The year 2020 was like no other and while many businesses and individuals adapted to a new mode of daily life defined by zoom meetings and ecommerce shopping, investors too found themselves with a new means to participate in business. Over recent decades, there has been a gradual reduction in the number of public companies and hence the number of opportunities for public equity investors, but that has been changing, in part because of SPACs. A SPAC is a Special Purpose Acquisition Company that is publicly listed and founded for the specific purpose of acquiring a private company.
SPACs are actually not a new invention and have been around for decades. In recent years, however, they’ve become popular again as name-brand executives, investors, and even celebrities have jumped in on the trend as “sponsors” seeing an open window to significantly capitalize on their expertise, or popularity, for that matter. Typically, a SPAC’s sponsors will focus on private companies in target sectors in which they have some experience and therefore can create synergies when combining with the management team of the company acquired.
Over 200 SPACs were launched in 2020, holding a combined total of nearly $80 billion in assets. Chamath Palihapitiya, the founder of Social Capital and former Facebook executive, set the trend the year prior, when his SPAC, worth $674 million, merged with Sir Richard Branson’s commercial spaceflight venture, Virgin Galactic. With this move, he struck a match and lit a short wick, as SPAC volume increased by over 400% from 2019 to 2020. DraftKings, the purveyor of online gaming and fantasy sports leagues, went public via a SPAC sponsored by film producer and investor Jeff Sagansky. Since its debut, the company’s stock has risen over 400%, providing more confidence in such daring deals. As the electric vehicle market expands, companies like American EV manufacturer Fisker find the SPAC to be advantageous in keeping up with Tesla and others. The California-based company went public with a SPAC backed by private equity firm Apollo Global Management at a valuation of $2.9 billion.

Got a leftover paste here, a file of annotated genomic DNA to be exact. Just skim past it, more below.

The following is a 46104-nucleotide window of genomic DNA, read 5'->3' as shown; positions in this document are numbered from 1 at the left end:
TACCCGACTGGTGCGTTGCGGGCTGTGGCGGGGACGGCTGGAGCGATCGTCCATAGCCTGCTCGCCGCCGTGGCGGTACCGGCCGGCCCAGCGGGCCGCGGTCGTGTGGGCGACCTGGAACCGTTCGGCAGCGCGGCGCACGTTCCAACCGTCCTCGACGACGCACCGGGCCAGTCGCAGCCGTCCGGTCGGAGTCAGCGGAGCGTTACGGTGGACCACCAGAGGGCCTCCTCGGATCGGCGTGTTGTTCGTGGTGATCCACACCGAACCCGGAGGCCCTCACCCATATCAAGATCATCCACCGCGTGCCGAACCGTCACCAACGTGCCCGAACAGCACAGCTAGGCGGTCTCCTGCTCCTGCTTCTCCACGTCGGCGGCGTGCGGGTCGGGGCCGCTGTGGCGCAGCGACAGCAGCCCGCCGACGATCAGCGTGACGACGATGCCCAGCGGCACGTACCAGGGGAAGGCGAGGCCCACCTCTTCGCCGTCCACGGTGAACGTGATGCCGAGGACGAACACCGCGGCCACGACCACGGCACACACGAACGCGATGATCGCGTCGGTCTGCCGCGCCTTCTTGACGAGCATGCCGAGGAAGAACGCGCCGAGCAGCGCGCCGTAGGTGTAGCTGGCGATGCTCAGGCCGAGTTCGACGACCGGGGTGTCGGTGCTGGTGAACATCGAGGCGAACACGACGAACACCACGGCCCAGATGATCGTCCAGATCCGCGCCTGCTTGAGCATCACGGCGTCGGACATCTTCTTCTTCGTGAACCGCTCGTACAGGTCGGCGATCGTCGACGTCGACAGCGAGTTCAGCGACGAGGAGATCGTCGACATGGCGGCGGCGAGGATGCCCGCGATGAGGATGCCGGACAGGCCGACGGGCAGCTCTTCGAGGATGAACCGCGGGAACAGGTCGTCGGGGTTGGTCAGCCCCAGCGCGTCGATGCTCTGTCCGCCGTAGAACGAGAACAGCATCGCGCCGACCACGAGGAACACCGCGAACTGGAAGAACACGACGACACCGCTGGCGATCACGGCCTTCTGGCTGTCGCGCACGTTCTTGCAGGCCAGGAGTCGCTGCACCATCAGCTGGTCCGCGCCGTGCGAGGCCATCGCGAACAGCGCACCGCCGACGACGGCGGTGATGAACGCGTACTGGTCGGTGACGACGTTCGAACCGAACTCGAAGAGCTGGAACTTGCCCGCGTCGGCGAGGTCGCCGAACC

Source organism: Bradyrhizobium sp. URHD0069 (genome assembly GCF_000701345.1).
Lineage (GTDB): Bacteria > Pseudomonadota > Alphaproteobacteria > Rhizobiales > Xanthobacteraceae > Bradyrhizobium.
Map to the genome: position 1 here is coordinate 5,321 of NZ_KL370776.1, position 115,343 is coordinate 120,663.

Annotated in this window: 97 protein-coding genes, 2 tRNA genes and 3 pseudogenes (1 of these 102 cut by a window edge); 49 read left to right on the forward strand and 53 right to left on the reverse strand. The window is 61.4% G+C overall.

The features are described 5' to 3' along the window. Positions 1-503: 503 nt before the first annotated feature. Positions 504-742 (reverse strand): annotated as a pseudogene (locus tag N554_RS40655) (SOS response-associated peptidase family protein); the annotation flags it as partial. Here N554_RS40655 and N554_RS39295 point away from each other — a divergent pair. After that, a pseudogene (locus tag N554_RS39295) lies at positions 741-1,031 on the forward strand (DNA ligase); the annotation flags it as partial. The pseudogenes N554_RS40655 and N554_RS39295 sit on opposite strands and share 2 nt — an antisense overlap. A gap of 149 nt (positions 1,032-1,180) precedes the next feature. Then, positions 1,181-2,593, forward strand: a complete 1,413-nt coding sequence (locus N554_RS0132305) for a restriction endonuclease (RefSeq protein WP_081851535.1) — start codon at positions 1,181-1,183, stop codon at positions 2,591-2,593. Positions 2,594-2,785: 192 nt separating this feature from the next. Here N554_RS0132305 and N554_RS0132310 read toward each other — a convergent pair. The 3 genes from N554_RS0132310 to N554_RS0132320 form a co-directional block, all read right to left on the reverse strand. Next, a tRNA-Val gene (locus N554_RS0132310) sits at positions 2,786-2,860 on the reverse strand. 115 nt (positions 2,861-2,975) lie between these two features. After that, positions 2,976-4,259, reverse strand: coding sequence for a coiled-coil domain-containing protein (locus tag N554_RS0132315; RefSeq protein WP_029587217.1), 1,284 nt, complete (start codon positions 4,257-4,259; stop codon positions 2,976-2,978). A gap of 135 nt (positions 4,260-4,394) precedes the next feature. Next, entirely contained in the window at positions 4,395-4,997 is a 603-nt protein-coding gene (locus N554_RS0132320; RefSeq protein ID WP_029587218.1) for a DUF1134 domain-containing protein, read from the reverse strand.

The SPAC phenomenon is attracting a newly outspoken subset of Wall Street buyers – celebrity investors across all mediums of fame. NBA Hall-of-Famer Shaquille O’Neal, who is no stranger to business and finance, is getting in on the boom with his own Shaq SPAC, Forest Road Acquisition Corp. Along with O’Neal, Martin Luther King III – human rights advocate and businessman – is on the Board of the SPAC, serving as a Director; the two are joined by three former Disney executives, Kevin Mayer, Salil Mehta, and Tom Staggs. If you switch the SPAC channel to baseball, you’ll find Slam Corp., a recently debuted SPAC backed by New York Yankees legend Alex Rodriguez and hedge fund Antara Capital. A-Rod hopes to leverage his celebrity status with his business acumen (and his Yankee fortune) to attract and acquire ventures in the sports, media, entertainment, wellness, and consumer tech sectors, according to its listing documents.
As for the future, although some mergers achieve high returns and success, some SPACs are already walking into shaky territory. Another Tesla rival, Lucid Motors, entered a merger with Churchill Capital Corp IV, managed by well-known investor Michael Klein. The SPAC, the largest of its kind to date, immediately saw a sharp decline of its stock price, fueled by confusion over the EV company’s value. Thus far, about 77% of SPACs have not made it to the merger phase, and those who reach IPO fruition underperform traditional listings, on average. If the sponsors of these SPACs don’t choose their targets wisely, the phenomenon could fizzle out.
Nevertheless, there are many factors that make SPACs an attractive option. SPACs offer increased security for investors, as they can review the final acquisition target and strategy before committing. They also have shorter lifespans and lower associated fees, meaning the up-front commitment may be lower. If the SPAC sponsor is unable to find an investment, the SPAC simply dissolves and investors recoup their investments, minus the already lower fees. With this broad appeal, and with the backing of prominent investors and celebrities, SPACs are likely here to stay, at least for now.
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